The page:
Laboratory Diagnosis in Hypertension

  • H. Wernze


Laboratory studies are indispensable for the differentiation of the various forms of hypertension. With the introduction of new methods, most notably radioimmunoassay, the diagnostic possibilities for the identification of endocrine forms of hypertension have been significantly expanded. The application of these procedures has been broadened greatly by kits offered by pharmaceutical companies and is therefore no longer restricted to specialized laboratories. Extensive and nonspecific analytical methods need not be employed in every form of hypertension, however. In the majority of hypertensive patients, particularly the elderly, it is not necessary to carry out an extensive program of analytical laboratory tests based on differential diagnostic and therapeutic considerations. The dilemma of laboratory diagnosis lies in the lack of reliable, simple methods for identification of the frequently occurring primary (essential) hypertension. As a result, the necessary differentiating laboratory tests are neglected or applied insufficiently in the rare secondary forms of hypertension which sometimes are amenable to causal therapy.


Plasma Renin Activity Plasma Renin Primary Aldosteronism Laboratory Diagnosis Plasma Renin Concentration 
These keywords were added by machine and not by the authors. This process is experimental and the keywords may be updated as the learning algorithm improves.


Unable to display preview. Download preview PDF.

Unable to display preview. Download preview PDF.


  1. 1.
    Abraham GE, Swerdloff R, Tulchinsky D, Odell WD (1971) Radioimmunoassay of plasma progesterone. J Clin Endocrinol Metab 32: 619PubMedCrossRefGoogle Scholar
  2. 2.
    Akerstedt T, Levi L (1978) Circadian rhythms in the secretion of Cortisol, adrenaline and noradrenaline. Eur J Clin Invest 8: 57PubMedCrossRefGoogle Scholar
  3. 3.
    Albert JP, Fricke G, Hartmann F (1977) Aldosteronwerte: Beeinflussung durch Gerinnungshemmer, Lagerung, Temperatur und Aufbewahrungsdauer. Diagnostik 10: 719Google Scholar
  4. 4.
    Amundsen E, Pütter J, Friberger P, Knös M, Lars-braten M, Claeson G (in press) Methods of the determination of glandular kallikreins by means of a chromogenic tripeptide substrateGoogle Scholar
  5. 5.
    Aunis D, Boucher M (1977) Comparative study of plasma dopamine-/?-hydroxylase activities in noradrenaline-secreting and adrenaline-secreting phaeochromocytoma. Clin Exp Pharmacol Physiol 4: 359PubMedCrossRefGoogle Scholar
  6. 6.
    Bangham DR, Robertson I, Robertson JIS, Robinson CJ, Tree M (1975) An international collaborative study of renin assay: Establishment of the international reference preparation of human renin. Clin Sci Mol Med (Suppl. 2 ) 48: 135Google Scholar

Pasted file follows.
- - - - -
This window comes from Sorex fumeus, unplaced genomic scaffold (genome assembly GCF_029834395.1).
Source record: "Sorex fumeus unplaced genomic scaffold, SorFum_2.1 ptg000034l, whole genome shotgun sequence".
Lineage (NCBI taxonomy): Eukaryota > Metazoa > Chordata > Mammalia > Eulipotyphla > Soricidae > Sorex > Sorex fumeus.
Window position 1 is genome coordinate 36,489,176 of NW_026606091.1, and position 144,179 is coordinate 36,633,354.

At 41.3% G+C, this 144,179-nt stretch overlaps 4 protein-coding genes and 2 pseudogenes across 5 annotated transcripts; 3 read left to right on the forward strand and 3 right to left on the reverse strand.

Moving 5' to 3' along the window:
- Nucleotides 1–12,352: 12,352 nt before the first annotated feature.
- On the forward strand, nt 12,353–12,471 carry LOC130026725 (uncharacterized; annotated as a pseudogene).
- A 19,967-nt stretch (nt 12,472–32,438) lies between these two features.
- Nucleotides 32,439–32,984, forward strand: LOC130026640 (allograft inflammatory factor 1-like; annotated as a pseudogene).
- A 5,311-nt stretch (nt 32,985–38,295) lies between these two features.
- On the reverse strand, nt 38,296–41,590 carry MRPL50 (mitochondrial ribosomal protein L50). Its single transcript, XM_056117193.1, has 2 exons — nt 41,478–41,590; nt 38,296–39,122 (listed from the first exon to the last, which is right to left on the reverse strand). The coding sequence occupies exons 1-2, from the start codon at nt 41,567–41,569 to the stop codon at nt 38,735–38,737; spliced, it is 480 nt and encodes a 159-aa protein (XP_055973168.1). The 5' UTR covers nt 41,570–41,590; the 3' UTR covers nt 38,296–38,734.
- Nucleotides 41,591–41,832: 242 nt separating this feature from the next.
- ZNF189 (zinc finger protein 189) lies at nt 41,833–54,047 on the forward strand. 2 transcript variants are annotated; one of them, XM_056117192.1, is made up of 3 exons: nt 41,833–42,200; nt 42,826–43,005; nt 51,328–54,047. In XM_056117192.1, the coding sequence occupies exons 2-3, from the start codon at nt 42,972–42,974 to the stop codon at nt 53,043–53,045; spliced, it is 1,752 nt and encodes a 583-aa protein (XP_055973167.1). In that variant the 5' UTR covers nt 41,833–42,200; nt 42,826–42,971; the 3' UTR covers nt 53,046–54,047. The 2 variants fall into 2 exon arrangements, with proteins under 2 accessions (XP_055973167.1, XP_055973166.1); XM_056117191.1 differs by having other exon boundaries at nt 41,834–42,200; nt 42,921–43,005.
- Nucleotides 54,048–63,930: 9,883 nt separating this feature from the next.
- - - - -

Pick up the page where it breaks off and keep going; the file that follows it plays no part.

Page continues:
7. 7.
    Biglieri EG (1977) Adrenal enzymatic defects resulting in hypertension. In: Genest J, Koiw E, Kuchel O (eds) Hypertension. McGraw-Hill, New York, p 789Google Scholar
  8. 8.
    Black DAK, Thomson AE (1975) Day to day changes in sodium and water output with and without posterior pituitary extract. Clin Sci 10: 511Google Scholar
  9. 9.
    Bohuon C (1974) Biologically active amines. In: Curtius HC, Roth M (eds) Clinical Chemistry, Principles and Methods, vol II de Gruyter, Berlin, New York, p855Google Scholar
  10. 10.
    Boucher R, Rojo-Ortega JM, Genest J (1977) Description of renin-angiotensin system and methods of measurement. In: Genest J, Koiw E, Kuchel 0 (eds) Hypertension. McGraw-Hill, New York, p 140Google Scholar
  11. 10a.
    Bravo EL, Tarazi RC, Gifford RW, Stewart BH (1979) Circulating and urinary catecholamines in pheochromocytoma. New Engl J Med 301: 682PubMedCrossRefGoogle Scholar
  12. 10b.
    Bravo EL, Tarazi RC, Fouad FM, Vidt DG, Gifford RW Jr (1981) Clonidine-suppression test: A useful aid in the diagnosis of pheochromocytoma. New Engl J Med 305: 623 11.Google Scholar
  13. 11.
    Bühler FR, Laragh JH, Baer L, Vaughan ED, Brunner HR (1972) Propranolol inhibition of renin secretion, a specific approach to diagnosis and treatment of renin-dependent hypertensive diseases. N Engl J Med 287: 1209PubMedCrossRefGoogle Scholar
  14. 12.
    Conn JW, Hinerman DL (1977) Spironolactone-in- duced inhibition of aldosterone: Morphological and functional studies. Metabolism 26: 1293PubMedCrossRefGoogle Scholar
  15. 12a.
    Connolly TM, Vecsei P, Haack D, Kohl KH, Abdelhamid S, Ammenti A (1978) Aldosterone diagnosis in hypertension: Comparative evaluation of radioimmunoassays for urinary aldosterone and 18-OH-cor- ticosterone. Klin Wsch 56 (Suppl. I): 173 13.Google Scholar
  16. 13.
    Crane MG, Harris JJ, Johan VJ (1972) Hyporeninemic hypertension. Am J Med 52: 457PubMedCrossRefGoogle Scholar
  17. 14.
    Crout JR (1966) Catecholamine metabolism in pheo- chromocytoma and essential hypertension. In: Manger WM (ed) Hormones and Hypertension. Thomas, Springfield, 111, chapter I, pp 3–40Google Scholar
  18. 15.
    Deck KA, Champion PK Jr, Conn JW (1973) Urinary free aldosterone in healthy people and in patients with primary aldosteronism. J Clin Endocrinol Metab 36: 756PubMedCrossRefGoogle Scholar
  19. 16.
    Deck KA, Luedtke A, Eberlein L (1976) Untersu-chungen zum Zusammenhang diurnaler Schwankungen der Vanillinmandelsäure (VMS)-und Aldosteronausscheidung. Klin Wochenschr 54: 131PubMedCrossRefGoogle Scholar
  20. 17.